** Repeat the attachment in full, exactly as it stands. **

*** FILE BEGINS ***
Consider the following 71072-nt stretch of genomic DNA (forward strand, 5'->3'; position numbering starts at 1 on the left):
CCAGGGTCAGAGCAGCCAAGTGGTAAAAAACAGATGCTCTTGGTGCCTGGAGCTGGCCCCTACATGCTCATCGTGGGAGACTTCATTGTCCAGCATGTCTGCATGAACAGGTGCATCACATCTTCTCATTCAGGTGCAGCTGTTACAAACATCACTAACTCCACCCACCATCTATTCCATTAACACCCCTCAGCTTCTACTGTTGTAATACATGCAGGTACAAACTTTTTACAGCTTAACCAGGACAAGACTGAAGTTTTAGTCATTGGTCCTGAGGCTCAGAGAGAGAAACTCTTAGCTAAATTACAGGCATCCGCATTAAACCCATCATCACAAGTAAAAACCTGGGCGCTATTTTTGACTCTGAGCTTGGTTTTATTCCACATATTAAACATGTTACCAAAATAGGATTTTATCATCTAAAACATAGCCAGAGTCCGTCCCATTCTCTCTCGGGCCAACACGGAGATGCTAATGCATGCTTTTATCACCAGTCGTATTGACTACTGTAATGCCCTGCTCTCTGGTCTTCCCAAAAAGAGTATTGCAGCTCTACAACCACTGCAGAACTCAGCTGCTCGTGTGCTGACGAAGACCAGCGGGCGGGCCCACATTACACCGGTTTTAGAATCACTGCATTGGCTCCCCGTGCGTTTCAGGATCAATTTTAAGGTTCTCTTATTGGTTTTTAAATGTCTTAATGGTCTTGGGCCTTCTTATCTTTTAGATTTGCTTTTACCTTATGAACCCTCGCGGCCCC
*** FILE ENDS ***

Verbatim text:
Consider the following 71072-nt stretch of genomic DNA (forward strand, 5'->3'; position numbering starts at 1 on the left):
CCAGGGTCAGAGCAGCCAAGTGGTAAAAAACAGATGCTCTTGGTGCCTGGAGCTGGCCCCTACATGCTCATCGTGGGAGACTTCATTGTCCAGCATGTCTGCATGAACAGGTGCATCACATCTTCTCATTCAGGTGCAGCTGTTACAAACATCACTAACTCCACCCACCATCTATTCCATTAACACCCCTCAGCTTCTACTGTTGTAATACATGCAGGTACAAACTTTTTACAGCTTAACCAGGACAAGACTGAAGTTTTAGTCATTGGTCCTGAGGCTCAGAGAGAGAAACTCTTAGCTAAATTACAGGCATCCGCATTAAACCCATCATCACAAGTAAAAACCTGGGCGCTATTTTTGACTCTGAGCTTGGTTTTATTCCACATATTAAACATGTTACCAAAATAGGATTTTATCATCTAAAACATAGCCAGAGTCCGTCCCATTCTCTCTCGGGCCAACACGGAGATGCTAATGCATGCTTTTATCACCAGTCGTATTGACTACTGTAATGCCCTGCTCTCTGGTCTTCCCAAAAAGAGTATTGCAGCTCTACAACCACTGCAGAACTCAGCTGCTCGTGTGCTGACGAAGACCAGCGGGCGGGCCCACATTACACCGGTTTTAGAATCACTGCATTGGCTCCCCGTGCGTTTCAGGATCAATTTTAAGGTTCTCTTATTGGTTTTTAAATGTCTTAATGGTCTTGGGCCTTCTTATCTTTTAGATTTGCTTTTACCTTATGAACCCTCGCGGCCCC